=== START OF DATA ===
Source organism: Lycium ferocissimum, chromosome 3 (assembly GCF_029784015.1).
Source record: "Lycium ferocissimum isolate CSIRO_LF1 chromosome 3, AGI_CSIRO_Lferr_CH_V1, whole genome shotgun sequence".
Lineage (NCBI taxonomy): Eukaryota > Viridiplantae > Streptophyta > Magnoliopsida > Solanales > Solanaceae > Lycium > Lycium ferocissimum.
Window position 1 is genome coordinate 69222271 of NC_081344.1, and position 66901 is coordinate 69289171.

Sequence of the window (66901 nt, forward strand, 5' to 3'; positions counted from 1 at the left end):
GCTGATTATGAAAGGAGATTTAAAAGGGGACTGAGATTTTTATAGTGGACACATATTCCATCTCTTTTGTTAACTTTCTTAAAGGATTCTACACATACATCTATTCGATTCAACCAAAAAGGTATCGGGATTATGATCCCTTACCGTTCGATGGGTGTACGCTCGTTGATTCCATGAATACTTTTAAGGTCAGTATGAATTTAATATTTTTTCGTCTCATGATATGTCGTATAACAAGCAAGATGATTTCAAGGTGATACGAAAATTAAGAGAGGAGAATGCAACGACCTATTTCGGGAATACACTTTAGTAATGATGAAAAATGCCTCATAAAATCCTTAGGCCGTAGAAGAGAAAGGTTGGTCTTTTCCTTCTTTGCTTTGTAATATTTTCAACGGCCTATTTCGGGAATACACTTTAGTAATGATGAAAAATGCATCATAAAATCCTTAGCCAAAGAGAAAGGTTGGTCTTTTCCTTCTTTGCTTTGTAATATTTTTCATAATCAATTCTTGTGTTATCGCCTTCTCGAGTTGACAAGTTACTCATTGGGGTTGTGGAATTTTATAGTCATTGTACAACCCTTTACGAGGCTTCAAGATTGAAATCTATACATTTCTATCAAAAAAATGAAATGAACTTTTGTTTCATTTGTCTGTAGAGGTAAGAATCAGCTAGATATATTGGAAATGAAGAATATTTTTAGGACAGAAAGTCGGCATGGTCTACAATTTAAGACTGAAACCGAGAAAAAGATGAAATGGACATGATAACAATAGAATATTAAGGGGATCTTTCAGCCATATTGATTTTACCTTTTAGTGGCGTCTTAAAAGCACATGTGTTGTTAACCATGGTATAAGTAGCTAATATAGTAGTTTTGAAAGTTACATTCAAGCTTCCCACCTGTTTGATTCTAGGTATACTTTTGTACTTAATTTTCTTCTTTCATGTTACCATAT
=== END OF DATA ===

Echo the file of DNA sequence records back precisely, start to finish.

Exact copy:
Source organism: Lycium ferocissimum, chromosome 3 (assembly GCF_029784015.1).
Source record: "Lycium ferocissimum isolate CSIRO_LF1 chromosome 3, AGI_CSIRO_Lferr_CH_V1, whole genome shotgun sequence".
Lineage (NCBI taxonomy): Eukaryota > Viridiplantae > Streptophyta > Magnoliopsida > Solanales > Solanaceae > Lycium > Lycium ferocissimum.
Window position 1 is genome coordinate 69222271 of NC_081344.1, and position 66901 is coordinate 69289171.

Sequence of the window (66901 nt, forward strand, 5' to 3'; positions counted from 1 at the left end):
GCTGATTATGAAAGGAGATTTAAAAGGGGACTGAGATTTTTATAGTGGACACATATTCCATCTCTTTTGTTAACTTTCTTAAAGGATTCTACACATACATCTATTCGATTCAACCAAAAAGGTATCGGGATTATGATCCCTTACCGTTCGATGGGTGTACGCTCGTTGATTCCATGAATACTTTTAAGGTCAGTATGAATTTAATATTTTTTCGTCTCATGATATGTCGTATAACAAGCAAGATGATTTCAAGGTGATACGAAAATTAAGAGAGGAGAATGCAACGACCTATTTCGGGAATACACTTTAGTAATGATGAAAAATGCCTCATAAAATCCTTAGGCCGTAGAAGAGAAAGGTTGGTCTTTTCCTTCTTTGCTTTGTAATATTTTCAACGGCCTATTTCGGGAATACACTTTAGTAATGATGAAAAATGCATCATAAAATCCTTAGCCAAAGAGAAAGGTTGGTCTTTTCCTTCTTTGCTTTGTAATATTTTTCATAATCAATTCTTGTGTTATCGCCTTCTCGAGTTGACAAGTTACTCATTGGGGTTGTGGAATTTTATAGTCATTGTACAACCCTTTACGAGGCTTCAAGATTGAAATCTATACATTTCTATCAAAAAAATGAAATGAACTTTTGTTTCATTTGTCTGTAGAGGTAAGAATCAGCTAGATATATTGGAAATGAAGAATATTTTTAGGACAGAAAGTCGGCATGGTCTACAATTTAAGACTGAAACCGAGAAAAAGATGAAATGGACATGATAACAATAGAATATTAAGGGGATCTTTCAGCCATATTGATTTTACCTTTTAGTGGCGTCTTAAAAGCACATGTGTTGTTAACCATGGTATAAGTAGCTAATATAGTAGTTTTGAAAGTTACATTCAAGCTTCCCACCTGTTTGATTCTAGGTATACTTTTGTACTTAATTTTCTTCTTTCATGTTACCATAT